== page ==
The neovolcanoes in East Saxony (D), North Bohemia (CZ) and Lower Silesia (PL) create the Lausitz volcanic field, a part of the Cenozoic Central European Volcano Province (CEVP). The volcanic rocks are characterized by a bimodal volcanism (alkali basalts and phonolite/trachyte). The Lausitz volcano field is situated in the triangle in between Germany, Czech Republic and Poland. This marginal position is the reason for the rare scientific investigations in since the World War II. Recent volcanological investigations and geological mapping provide new insights about the processes from intracontinental volcanism. Furthermore, petrogenetic information about the volcanic rocks and magmatic sources are possible and the study of the ancient volcano edifices gives a powerful tool for the reconstruction of the landscape evolution for the last 30 Million years.
Heavy minerals from volcanic rocks
Heavy minerals, such as spinel, corundum, zircon, garnet (pyrope), rutile and ilmenite can be observed in volcanic rocks in different content. These, mostly rare mineral inclusions in alkaline basaltic and phonolitic rocks can give information about the melt origin, the magma evolution by the ascent and unknown petrogenetic connections. Therefore mineralchemical and isotopic analysis are taking from selected heavy minerals, such as zircon or pyroxene.
Magma genetic connections for different isolated rock complexes can give the multifarious crystal shapes of zircons, but also direct petrogenetic information to the parental magma (zircon typological method after PUPIN). In one sample are often observed zircon crystals with different morphologic features, so-called zircon subpopulations, what indicates different sources or area of origin. This connection is important for ongoing investigations, such as mineralchemistry and isotopy. For the study on zircon concentrates carried out from placers near volcanite outcrops and on insitu zircons from alkaline basaltic or phonolitic rocks.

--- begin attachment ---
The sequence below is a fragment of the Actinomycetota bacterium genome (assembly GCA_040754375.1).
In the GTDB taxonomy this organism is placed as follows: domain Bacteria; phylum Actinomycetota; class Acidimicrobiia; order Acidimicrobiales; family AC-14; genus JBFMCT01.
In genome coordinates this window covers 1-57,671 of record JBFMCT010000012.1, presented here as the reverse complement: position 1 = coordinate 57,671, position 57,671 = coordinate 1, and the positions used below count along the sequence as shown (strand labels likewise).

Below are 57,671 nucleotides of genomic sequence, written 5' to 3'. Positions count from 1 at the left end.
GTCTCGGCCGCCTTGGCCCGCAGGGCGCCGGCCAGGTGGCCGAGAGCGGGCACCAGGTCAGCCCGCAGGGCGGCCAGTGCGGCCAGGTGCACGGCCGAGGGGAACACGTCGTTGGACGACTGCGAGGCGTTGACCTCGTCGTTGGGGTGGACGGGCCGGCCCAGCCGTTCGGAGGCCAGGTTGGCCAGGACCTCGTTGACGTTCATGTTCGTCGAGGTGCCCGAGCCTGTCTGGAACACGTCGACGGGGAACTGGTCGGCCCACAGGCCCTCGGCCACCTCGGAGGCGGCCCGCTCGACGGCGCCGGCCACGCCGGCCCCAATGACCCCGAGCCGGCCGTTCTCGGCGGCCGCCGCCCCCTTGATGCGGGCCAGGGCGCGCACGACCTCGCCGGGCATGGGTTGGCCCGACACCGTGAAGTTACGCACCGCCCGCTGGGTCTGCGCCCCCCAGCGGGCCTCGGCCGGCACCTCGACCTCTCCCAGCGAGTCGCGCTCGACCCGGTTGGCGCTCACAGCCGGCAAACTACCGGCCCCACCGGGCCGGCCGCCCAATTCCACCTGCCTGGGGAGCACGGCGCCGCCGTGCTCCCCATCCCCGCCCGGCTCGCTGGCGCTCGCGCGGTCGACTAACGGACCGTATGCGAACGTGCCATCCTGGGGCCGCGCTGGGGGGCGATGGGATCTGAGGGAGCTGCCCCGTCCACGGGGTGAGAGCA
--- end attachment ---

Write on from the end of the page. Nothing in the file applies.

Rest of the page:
Zircons associated with alkaline basaltic rocks (“Basalt zircons”)
The adjacent image shows “basalt zircons” in gem stone quality from the Oberlausitz (Saxony, East Germany). Such zircon crystals are known from Germany only from alluvial deposits, such as placers or residual rocks, for example from the Sächsische Schweiz Mts., the Oberpfalz, Vogtland or Eifel. The insitu validation of “basalt zircons” from alkaline basaltic volcanic rocks was able to prove in the Oberlausitz at the first time worldwide.
Zircon crystals are important information providers for the earth history, because of their high stability and the property to incorporate trace elements in the crystal lattice. The very rare, but big “basalt zircons” (size ca. 1-3 mm) can give information to melt and rock-forming processes in the Earth’s mantle
- Volcanological investigations and geological mapping for Cenozoic Volcanoes in East Saxony (D), North Bohemia (CZ) and Lower Silesia (PL)
- Mineralchemical and isotopic investigations on heavy minerals and associated volcanites in East Saxony (DFG-grant „Zirkon-Megakristalle in Alkalibasalten und Phonolithen am Beispiel des Lausitzer Vulkanfeldes“ together with Dr. Axel Gerdes, University Frankfurt and Dr. Wolfgang Seifert GeoForschungsZentrum Potsdam)
- Typological investigations on zircon crystals from Cenozoic alkaline basaltic and phonolitic rocks from East Saxony, North Bohemia and Oberpfalz (Upper Palatinate)
- Reconstruction of the landscape evolution in East Saxony and adjusted areas since Tertiary (Lausitz massif, Elbe zone) as a case study for the mid-range mountains in Central Europe
Externally founded projects
April 2011 to March 2012:
„Zircon megacrysts in alkaline volcanic rocks – an example from the Lausitz Volcano Field“
Applicants: Dr. Olaf Tietz (Senckenberg Museum of Natural History Görlitz) together with Dr. Axel Gerdes (University of Frankfurt) and Dr. Wolfgang Seifert (GFZ Potsdam). Supported by DFG with € 20,000.